My youth was carefree and fun. Until I hit the age of seven. This being the age that my school deemed it necessary for all children to go and have their sight checked. Off we all went to our local hospital (now a bunch of swanky flats).
Twenty four went in.
Two were left sat in the corridor outside the room with respective parents whilst the optician (or very tall man in white coat as he was known to us) went to organise a prescription.
My earth shattered. I, along with one of my classmates had been caught out. For a couple of years I had got by in assembly as I struggled to read the hymns off the overhead projector. A clever ruse was formed by enlisting the help of my friend who would whisper the next line out to me for any songs I didn’t know the words to. This worked. Who needed to see the world clearly anyway. It looked nice slightly blurred and the headaches meant more time spent in the sickroom next to the school secretary.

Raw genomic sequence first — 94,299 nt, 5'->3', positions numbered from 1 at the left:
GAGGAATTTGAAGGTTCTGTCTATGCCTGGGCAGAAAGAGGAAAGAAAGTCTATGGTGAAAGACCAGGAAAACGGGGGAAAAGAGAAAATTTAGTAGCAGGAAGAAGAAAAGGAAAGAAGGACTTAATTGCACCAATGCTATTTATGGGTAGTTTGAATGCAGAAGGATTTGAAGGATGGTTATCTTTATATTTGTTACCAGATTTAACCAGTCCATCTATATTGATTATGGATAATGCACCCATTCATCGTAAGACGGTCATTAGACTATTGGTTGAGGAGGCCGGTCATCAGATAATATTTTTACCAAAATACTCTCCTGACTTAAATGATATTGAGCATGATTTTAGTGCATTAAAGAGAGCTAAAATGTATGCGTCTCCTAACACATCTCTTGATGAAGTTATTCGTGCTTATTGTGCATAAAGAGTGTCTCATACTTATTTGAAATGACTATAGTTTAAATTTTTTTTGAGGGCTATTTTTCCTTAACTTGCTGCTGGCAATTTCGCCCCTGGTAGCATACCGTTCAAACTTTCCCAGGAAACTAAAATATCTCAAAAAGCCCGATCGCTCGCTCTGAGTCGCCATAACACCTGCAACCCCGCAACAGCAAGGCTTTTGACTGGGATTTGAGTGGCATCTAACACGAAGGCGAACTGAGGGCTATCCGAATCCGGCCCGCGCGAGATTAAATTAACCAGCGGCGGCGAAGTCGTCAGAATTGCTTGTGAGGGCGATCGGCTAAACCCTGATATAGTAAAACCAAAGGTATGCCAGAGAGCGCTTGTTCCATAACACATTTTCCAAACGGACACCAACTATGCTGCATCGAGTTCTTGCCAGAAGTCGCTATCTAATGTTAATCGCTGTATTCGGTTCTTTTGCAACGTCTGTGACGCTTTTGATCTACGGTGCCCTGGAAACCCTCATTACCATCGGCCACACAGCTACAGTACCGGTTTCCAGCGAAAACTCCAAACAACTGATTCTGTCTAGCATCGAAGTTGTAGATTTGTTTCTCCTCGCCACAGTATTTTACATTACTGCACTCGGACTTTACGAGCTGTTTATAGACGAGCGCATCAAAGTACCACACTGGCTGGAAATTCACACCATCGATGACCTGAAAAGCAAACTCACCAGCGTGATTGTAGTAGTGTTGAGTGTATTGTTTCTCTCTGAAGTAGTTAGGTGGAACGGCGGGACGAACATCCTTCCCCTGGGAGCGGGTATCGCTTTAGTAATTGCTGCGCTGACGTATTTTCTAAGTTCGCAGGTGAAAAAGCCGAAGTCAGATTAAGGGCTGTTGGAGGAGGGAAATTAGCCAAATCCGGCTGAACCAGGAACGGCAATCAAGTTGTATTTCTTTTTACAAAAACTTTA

Paper prescription in hand, my mum took me off to the local opticians to choose my very first frames. From a very jolly collection of plastic and metal frames that looked all the same but in varying shades of tortoiseshell or black thick Ronnie frames. The one slightly feminine frames were metal and were pink and gold. They fit and were not at all blokey like the others. And that was that. My never ending relationship with glasses began.
And now I see that some people think it’s super cool to wear dorky thick black frames, the very same I looked upon with horror and disgust. What is more annoying is the cheek to not even need them. Could they not even attempt to get some kind of sight correcting lenses put in? Or stab themselves in the eyes just a little? No? I’m not even going to try and find my old black Ralph Lauren frames I wore in the 90s. I wouldn’t want to look cool…
Now where did I put them.